• L-QIFs organised in the form of a SCmPCs will have to delegate their administration and the investment decisions to a FINMA regulated collective asset manager[15]. However exemptions to this rule have been made, in particular the obligation to delegate the administration will not apply to SCmPCs if its general partner (member of the SCmPC that bears unlimited liability) is licensed by FINMA as a Swiss bank, securities firm, manager of collective assets or insurance company.

4. Documentation

L-QIFs will not be required to prepare a prospectus or a key information document (as L-QIFs cannot be offered to retail clients)[16].

With regards to the investment regulations, the L-QIFs will be subject to various special regulations, which will replace the FINMA's powers in certain special cases, for example in the event of a change of management[17], amendment of documents or change of custodian bank[18].

In relation to the authorised investments of the L-QIFs, those investments must be set out in the following documents:

  • for L-QIFs organised in the form of contractual funds, in the fund agreement for the contractual fund[19];
  • for L-QIFs organised in the form of a SICAV, in their investment regulations[20]; and
  • for L-QIFs organised in the form of a SCmPCs, in their partnership agreement[21].

5. L-QIFs and Anti-Money Laundering Obligations

A L-QIF organised in the form of a SICAV or SCmPC does not enter into the scope of the Anti-Money Laundering Act of 10 October 1997 (“AMLA”) and will be exempted to register to a self-regulatory body, provided that the institution responsible for the management of the said L-QIF complies with AMLA obligations and duties[22].

6. Conclusion

The amendments to CISA accepted by the Council of States on 9 June 2021 addressed most concerns raised during the consultation proceedings.

This new unregulated found category will enable the Swiss fund market to close the gap with its European counterparts as L-QIF provisions already exists in various forms in European countries since the entry into force of the AIFM Directive[23].

It also has to be noted that this new unregulated fund category should not contravene the European Securities and Market Authorities' recommendations dated 2015 which allow EU AIFMs to market their non-EU AIFs under the passport of Directive 2011/61/EU, and likewise for non-EU managers to market their funds under the passport.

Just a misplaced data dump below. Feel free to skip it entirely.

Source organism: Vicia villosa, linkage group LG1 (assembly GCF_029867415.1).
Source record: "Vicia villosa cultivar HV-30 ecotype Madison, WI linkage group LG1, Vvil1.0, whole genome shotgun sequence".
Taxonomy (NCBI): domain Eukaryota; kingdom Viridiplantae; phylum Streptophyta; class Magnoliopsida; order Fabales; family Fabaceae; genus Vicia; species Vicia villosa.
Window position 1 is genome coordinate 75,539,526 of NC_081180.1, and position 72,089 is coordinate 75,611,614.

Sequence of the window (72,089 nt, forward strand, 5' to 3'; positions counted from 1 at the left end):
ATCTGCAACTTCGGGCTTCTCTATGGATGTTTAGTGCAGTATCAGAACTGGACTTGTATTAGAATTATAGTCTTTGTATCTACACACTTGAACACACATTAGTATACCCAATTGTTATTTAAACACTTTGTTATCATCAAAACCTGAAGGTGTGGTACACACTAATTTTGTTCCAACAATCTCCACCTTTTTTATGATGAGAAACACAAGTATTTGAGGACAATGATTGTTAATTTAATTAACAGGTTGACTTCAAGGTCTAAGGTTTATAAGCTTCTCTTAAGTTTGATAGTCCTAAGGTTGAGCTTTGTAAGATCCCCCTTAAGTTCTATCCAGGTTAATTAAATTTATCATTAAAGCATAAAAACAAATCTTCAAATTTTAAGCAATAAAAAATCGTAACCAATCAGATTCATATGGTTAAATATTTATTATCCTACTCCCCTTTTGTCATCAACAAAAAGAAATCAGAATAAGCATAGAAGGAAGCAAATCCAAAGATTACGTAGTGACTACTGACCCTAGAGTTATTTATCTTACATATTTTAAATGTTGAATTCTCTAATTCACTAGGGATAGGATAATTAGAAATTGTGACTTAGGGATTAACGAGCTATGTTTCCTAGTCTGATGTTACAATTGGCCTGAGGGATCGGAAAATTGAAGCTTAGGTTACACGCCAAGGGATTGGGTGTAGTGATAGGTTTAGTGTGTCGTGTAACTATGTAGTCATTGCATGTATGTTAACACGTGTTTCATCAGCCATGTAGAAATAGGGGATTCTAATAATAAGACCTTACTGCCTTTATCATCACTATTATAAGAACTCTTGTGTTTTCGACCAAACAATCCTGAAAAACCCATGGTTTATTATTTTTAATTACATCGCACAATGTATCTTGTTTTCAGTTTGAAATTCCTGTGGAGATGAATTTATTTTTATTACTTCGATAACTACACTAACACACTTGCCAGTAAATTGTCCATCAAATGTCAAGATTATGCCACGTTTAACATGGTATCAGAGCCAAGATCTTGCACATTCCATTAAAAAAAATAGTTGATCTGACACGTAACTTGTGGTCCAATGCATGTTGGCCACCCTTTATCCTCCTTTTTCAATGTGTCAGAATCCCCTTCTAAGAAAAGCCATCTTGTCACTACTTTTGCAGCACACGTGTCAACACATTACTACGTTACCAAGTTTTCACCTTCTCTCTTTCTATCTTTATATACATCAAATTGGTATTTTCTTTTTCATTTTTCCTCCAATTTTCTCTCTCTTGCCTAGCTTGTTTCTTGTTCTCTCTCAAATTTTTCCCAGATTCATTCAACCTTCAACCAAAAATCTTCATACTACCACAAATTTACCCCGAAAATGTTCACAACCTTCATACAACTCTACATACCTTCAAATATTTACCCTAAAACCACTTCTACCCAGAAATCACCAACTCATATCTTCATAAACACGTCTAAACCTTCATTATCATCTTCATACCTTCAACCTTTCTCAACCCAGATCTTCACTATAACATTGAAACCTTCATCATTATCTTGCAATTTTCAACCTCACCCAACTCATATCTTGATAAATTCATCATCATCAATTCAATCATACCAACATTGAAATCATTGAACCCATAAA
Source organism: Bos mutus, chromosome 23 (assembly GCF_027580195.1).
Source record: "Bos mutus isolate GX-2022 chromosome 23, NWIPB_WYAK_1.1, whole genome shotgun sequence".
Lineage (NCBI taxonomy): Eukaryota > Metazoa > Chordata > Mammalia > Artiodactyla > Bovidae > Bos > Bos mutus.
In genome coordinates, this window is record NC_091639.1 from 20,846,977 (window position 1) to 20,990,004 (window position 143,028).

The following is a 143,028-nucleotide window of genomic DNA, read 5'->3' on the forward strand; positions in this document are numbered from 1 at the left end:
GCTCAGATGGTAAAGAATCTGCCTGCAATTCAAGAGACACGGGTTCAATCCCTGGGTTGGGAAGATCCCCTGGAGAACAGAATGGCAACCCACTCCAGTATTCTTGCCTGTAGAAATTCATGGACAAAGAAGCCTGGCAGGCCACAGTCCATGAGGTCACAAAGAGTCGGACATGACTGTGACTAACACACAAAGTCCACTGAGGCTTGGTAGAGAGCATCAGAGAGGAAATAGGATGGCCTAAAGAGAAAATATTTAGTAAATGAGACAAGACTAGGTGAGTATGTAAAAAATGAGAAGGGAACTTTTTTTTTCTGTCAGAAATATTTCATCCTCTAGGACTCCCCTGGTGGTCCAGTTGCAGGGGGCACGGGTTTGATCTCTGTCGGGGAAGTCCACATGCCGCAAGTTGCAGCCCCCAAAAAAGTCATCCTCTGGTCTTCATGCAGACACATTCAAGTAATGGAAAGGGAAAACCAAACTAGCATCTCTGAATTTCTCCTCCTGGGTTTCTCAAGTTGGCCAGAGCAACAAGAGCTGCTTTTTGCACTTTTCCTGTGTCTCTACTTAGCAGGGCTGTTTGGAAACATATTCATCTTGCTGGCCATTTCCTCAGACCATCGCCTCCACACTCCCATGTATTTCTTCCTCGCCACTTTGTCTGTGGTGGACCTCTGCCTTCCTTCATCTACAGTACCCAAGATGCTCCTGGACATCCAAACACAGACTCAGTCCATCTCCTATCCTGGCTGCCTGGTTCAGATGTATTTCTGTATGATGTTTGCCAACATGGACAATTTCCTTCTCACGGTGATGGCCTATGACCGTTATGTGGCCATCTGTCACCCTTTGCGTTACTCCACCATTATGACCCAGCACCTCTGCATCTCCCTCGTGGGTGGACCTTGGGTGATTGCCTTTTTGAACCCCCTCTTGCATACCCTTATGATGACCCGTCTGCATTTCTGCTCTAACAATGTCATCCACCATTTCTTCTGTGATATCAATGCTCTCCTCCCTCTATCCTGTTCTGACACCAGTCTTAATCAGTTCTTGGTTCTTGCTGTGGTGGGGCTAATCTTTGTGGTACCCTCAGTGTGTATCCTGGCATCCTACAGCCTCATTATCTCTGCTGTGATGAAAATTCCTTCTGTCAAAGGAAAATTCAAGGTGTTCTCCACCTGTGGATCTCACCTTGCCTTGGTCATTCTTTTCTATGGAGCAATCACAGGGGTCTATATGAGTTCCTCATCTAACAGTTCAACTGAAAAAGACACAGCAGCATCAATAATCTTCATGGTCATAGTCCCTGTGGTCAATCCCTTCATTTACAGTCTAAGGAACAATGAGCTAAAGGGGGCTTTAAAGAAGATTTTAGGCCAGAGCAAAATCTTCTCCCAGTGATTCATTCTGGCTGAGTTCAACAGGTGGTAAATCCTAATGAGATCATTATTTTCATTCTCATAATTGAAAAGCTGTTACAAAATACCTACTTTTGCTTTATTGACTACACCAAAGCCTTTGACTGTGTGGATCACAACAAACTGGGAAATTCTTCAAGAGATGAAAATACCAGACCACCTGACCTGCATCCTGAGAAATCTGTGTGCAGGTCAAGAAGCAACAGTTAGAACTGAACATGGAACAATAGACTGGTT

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[1]  https://www.sif.admin.ch/sif/en/home/finanzmarktpolitik/finanzmarktregulierung-und--aufsicht-/regulierungsprojekte/kollektivanlagengesetz-kag.html.

[2]  https://cdbf.ch/reperages_type/reglementation/.

[3] Section 118a(1) P-CISA.

[4] Section 118c P-CISA.

[5] Section 10(3) CISA, Section 4(3) and 4(4) FinSA.

[6] Section 5(1) FinSA.

[7] Section 10(3) CISA, Section 4(3) and 4(4) FinSA.

[8] Section 118c P-CISA.

[9] Section 118c P-CISA.

[10] Section 23 et seq. Financial Investment Act dated 15 June 2018 (“FinIA”).

[11] Section 118g(1) P-CISA.

[12] Section 118g(2) P-CISA.

[13] Section 118h(1) P-CISA.

[14] Section 118(3) P-CISA.

[15] Section 118h(2) P-CISA.

[16] Section 50 P-FinSA.

[17] Section 39a P-FinIA.

[18] Section 118k P-CISA.

[19] Section 118n(1)a P-CISA.

[20] Section 118n(1)b P-CISA.

[21] Section 118n(1)c P-CISA.

[22] Section 2(4)e P-AMLA.

[23] Directive 2011/61/EU of the European Parliament and of the Council of 8 June 2011 on Alternative Investment Fund Managers and amending Directives 2003/41/EC and 2009/65/EC and Regulations (EC) No 1060/2009 and (EU) No 1095/2010 Text with EEA relevance


Joris Fasel
Joris Fasel
Senior Associate